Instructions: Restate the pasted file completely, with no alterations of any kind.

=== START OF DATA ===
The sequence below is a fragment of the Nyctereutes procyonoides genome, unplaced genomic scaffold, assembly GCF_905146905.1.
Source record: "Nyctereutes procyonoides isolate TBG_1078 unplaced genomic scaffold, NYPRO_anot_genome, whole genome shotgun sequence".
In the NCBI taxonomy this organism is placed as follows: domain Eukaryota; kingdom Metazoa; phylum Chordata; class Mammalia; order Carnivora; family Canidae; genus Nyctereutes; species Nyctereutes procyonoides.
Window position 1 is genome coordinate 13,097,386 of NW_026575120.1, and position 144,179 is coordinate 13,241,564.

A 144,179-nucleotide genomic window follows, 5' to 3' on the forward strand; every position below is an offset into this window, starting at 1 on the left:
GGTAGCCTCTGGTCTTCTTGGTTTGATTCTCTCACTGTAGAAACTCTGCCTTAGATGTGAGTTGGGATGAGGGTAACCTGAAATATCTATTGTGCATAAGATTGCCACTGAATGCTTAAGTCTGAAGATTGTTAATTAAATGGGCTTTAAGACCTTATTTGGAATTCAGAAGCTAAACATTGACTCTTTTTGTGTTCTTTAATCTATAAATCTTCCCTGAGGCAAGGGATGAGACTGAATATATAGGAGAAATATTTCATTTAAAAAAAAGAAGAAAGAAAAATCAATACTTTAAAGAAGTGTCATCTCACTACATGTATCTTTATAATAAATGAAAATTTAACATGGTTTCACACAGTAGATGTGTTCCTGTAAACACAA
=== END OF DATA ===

The sequence below is a fragment of the Nyctereutes procyonoides genome, unplaced genomic scaffold, assembly GCF_905146905.1.
Source record: "Nyctereutes procyonoides isolate TBG_1078 unplaced genomic scaffold, NYPRO_anot_genome, whole genome shotgun sequence".
In the NCBI taxonomy this organism is placed as follows: domain Eukaryota; kingdom Metazoa; phylum Chordata; class Mammalia; order Carnivora; family Canidae; genus Nyctereutes; species Nyctereutes procyonoides.
Window position 1 is genome coordinate 13,097,386 of NW_026575120.1, and position 144,179 is coordinate 13,241,564.

A 144,179-nucleotide genomic window follows, 5' to 3' on the forward strand; every position below is an offset into this window, starting at 1 on the left:
GGTAGCCTCTGGTCTTCTTGGTTTGATTCTCTCACTGTAGAAACTCTGCCTTAGATGTGAGTTGGGATGAGGGTAACCTGAAATATCTATTGTGCATAAGATTGCCACTGAATGCTTAAGTCTGAAGATTGTTAATTAAATGGGCTTTAAGACCTTATTTGGAATTCAGAAGCTAAACATTGACTCTTTTTGTGTTCTTTAATCTATAAATCTTCCCTGAGGCAAGGGATGAGACTGAATATATAGGAGAAATATTTCATTTAAAAAAAAGAAGAAAGAAAAATCAATACTTTAAAGAAGTGTCATCTCACTACATGTATCTTTATAATAAATGAAAATTTAACATGGTTTCACACAGTAGATGTGTTCCTGTAAACACAA